This project has revitalised my interest in ‘hobby electronics’ and I have ideas for a number of other Arduino based projects and have been splashing out on components from eBay. Just before Christmas I purchased an Arduino Mega board, this has more I/O pins than the current Uno and specifically some extra hardware serial ports.

Do any internet search for Arduino based amateur radio projects and it will results in numerous mentions of projects using ultra cheap DDS modules based on the Analog Devices AD9850/AD9851 chipsets.

DDS means Direct digital synthesiser and is a type of frequency generation which can be used for creating arbitrary waveforms from a single, fixed-frequency reference clock. Read the Wikipedia page for more details.

In a nutshell the AD9850 is a chip that under microprocessor control can produce a sinusoidal wave from about 1hz to 40mhz. In other words it is an accurate microprocessor controlled VFO (Variable Frequency Oscillator) or signal generator.

VFOs are the main building blocks of radio receivers and transmitters, so not surprisingly a lot of projects have utilised these modules, rather than the traditional means. Intrigued I ordered a couple of these modules for the pricey sum of £3.50 each!

Using information on George Smart’s (M1GEO) website and Simon Kennedy’s (G0FCU) blog  I quickly had a simple WSPR beacon running!

Experimenting with Arduino and AD9850 DDS and GPS unit.. pic.twitter.com/rxDHQQ1aFd
— Andrew Garratt M6GTG (@nerdsville) December 29, 2013

The Arduino uses the GPS module borrowed from NERD-1 for accurate time and then controls the output of the AD9850 DDS to generate the WSPR signal.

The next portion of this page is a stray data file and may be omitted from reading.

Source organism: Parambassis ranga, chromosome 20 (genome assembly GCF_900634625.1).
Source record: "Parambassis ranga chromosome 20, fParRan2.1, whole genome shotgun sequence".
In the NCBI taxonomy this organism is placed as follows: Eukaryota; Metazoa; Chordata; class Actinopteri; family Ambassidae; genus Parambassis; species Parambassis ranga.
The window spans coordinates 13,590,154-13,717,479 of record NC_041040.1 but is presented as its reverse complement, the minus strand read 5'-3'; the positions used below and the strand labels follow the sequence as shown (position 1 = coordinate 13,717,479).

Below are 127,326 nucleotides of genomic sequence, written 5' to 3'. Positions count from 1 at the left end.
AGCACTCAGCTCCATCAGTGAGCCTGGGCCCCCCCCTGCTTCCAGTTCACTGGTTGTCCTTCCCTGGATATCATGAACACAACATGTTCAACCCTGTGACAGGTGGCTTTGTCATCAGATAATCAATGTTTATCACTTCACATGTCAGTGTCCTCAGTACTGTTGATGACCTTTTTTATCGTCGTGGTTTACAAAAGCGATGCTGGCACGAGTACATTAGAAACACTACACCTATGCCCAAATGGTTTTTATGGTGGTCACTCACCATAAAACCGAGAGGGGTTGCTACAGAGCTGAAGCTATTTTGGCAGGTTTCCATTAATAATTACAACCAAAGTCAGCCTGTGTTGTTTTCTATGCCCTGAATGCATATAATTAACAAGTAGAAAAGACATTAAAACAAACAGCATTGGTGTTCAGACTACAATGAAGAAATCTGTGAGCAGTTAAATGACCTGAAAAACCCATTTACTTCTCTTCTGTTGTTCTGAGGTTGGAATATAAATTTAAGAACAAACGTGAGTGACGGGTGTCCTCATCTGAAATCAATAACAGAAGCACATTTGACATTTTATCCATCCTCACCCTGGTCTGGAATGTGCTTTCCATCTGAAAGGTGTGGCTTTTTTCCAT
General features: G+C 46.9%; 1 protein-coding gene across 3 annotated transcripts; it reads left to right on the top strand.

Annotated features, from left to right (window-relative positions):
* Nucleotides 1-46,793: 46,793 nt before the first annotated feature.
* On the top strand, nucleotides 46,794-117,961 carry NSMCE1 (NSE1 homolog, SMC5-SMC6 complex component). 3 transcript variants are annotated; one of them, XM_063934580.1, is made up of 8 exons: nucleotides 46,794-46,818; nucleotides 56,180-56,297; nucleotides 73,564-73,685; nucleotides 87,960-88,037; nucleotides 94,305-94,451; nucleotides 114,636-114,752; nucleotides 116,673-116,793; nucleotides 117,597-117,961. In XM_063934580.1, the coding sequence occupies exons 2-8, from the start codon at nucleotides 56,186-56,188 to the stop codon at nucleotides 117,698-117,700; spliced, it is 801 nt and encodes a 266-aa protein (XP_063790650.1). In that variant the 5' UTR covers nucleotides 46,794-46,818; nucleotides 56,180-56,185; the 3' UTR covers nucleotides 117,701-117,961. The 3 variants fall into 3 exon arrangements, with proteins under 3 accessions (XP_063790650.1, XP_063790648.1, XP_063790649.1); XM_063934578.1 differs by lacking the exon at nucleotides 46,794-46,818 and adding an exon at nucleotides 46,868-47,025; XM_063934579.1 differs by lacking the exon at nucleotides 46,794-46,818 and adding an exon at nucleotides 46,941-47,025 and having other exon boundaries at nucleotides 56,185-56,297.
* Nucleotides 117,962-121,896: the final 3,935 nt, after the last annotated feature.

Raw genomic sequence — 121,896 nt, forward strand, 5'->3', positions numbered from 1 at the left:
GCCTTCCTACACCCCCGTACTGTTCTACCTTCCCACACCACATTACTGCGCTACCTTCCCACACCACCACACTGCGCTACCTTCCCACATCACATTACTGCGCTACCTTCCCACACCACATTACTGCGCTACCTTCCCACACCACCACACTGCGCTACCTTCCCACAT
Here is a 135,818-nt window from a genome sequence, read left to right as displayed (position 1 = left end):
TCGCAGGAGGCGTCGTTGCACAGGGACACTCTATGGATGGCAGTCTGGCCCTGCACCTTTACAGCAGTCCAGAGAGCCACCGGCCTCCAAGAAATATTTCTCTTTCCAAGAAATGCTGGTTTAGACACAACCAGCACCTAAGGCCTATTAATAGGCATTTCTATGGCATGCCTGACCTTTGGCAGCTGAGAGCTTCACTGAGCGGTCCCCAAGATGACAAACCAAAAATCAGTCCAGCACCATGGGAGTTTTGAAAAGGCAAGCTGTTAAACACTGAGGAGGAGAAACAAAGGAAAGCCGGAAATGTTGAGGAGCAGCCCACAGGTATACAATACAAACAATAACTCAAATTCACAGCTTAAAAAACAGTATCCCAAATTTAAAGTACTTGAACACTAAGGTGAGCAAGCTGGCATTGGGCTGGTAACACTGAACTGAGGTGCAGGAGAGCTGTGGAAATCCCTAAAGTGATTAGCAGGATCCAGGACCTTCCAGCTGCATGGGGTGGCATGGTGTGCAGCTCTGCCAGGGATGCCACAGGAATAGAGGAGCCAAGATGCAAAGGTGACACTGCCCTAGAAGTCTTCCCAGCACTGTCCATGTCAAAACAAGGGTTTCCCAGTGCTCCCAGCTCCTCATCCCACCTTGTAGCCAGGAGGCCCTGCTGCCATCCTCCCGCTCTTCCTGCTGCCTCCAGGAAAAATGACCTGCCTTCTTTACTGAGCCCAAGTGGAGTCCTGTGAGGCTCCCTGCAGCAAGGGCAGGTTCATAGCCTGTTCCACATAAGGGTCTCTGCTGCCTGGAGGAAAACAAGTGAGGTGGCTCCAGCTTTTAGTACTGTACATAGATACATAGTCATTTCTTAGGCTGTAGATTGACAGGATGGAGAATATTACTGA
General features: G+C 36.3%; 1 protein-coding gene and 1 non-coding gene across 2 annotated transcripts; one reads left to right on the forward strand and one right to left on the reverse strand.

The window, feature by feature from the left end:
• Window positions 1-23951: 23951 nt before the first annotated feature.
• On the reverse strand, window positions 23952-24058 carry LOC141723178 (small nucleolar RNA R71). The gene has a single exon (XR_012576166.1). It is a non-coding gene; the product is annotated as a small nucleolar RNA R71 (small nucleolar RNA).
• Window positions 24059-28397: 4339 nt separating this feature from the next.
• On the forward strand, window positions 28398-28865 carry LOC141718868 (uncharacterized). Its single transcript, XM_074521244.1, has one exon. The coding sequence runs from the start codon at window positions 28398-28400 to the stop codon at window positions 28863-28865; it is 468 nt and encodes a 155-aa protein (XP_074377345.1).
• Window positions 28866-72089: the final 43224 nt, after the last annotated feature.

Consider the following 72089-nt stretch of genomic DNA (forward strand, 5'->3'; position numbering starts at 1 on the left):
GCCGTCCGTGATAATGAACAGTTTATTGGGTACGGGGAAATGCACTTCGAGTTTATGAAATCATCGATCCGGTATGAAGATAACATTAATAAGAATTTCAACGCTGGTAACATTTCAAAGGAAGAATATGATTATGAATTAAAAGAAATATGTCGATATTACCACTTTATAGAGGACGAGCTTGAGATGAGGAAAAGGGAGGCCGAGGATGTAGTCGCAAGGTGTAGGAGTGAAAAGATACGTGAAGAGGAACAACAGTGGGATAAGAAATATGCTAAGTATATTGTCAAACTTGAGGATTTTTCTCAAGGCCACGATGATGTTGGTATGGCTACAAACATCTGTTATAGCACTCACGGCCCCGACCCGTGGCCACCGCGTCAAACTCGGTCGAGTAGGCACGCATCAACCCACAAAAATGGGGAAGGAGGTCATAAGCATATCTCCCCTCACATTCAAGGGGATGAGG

Before anyone panics I know at the moment I only hold a Foundation Amateur Licence so the construction of homebrew transmitters isn’t allowed. This ‘beacon’ has no power amplifier and the antenna consisted of an inch or so of wire on the DDS output. I was able to verify the operation using my SDR receiver in the same room.

Construction of commercial kits is allowed under my licence so I have ordered a Ultimate3 QRSS kit from Hans Summers for the pricely sum of £17.50! This uses the same DDS module and same microcontroller as the Arduino.

In the meantime there is also more information and ideas on Eugenr Marcus’ (W3PM) webpage about the use of these DDS modules, including making frequency reference sources and calibration using the GPS module.

My new year resolution is to get my Intermediate Licence as soon as possible..  but it has been great to get down to some proper experimenting…

Cannot beat a picture of an oscilloscope to look techy.. my DDS experiments continue… pic.twitter.com/T9OLHOdTLW
— Andrew Garratt M6GTG (@nerdsville) January 1, 2014

NERD-1 development prototype

The NERD-1 HAB development prototype has been coming on in leaps and bounds. The first stage was to take the breadboard transmitter layout and construct a veroboard ‘shield’  the transmitter module plugs into some sockets and the addition of an enable control allows me to turn it off and on. What cannot be seen on the photo below is a dual-colour LED to indicate the fix status of the GPS.

Veroboard shield with transmitter fitted

I am still waiting for delivery of the uBlox GPS module/breakout board which is on a slow boat from China, but in the meantime I have purchased a number of other breakout boards (pictured below) to evaluate potential additions and to generally experiment.

Top-Bottom, SD Card module, RTC/EEPROM module and GY-80 IMU

These include a SD Card module, which will be used to log flight telemetry via the SPI interface. The board on the right is a Real Time Clock (RTC) including a button cell and some EEPROM memory accessed and controlled via the I2C/Wire interface. This really isn’t needed but was literally a couple of £s.

The smaller board at the bottom is the really interesting one! It is a GY-80 IMU clone, containing a three-axis gyroscope, three-axis accelerometer, three-axis magnetic sensor and a temperature and pressure sensor, again all accessed simply via the I2C interface. Popular in aeronautical RC and personal UAV projects such as Quadcopters it seemed worthy of some experimentation.

All the devices were purchased from Etang Electronics on eBay and was impressed as it all arrived the day after ordering.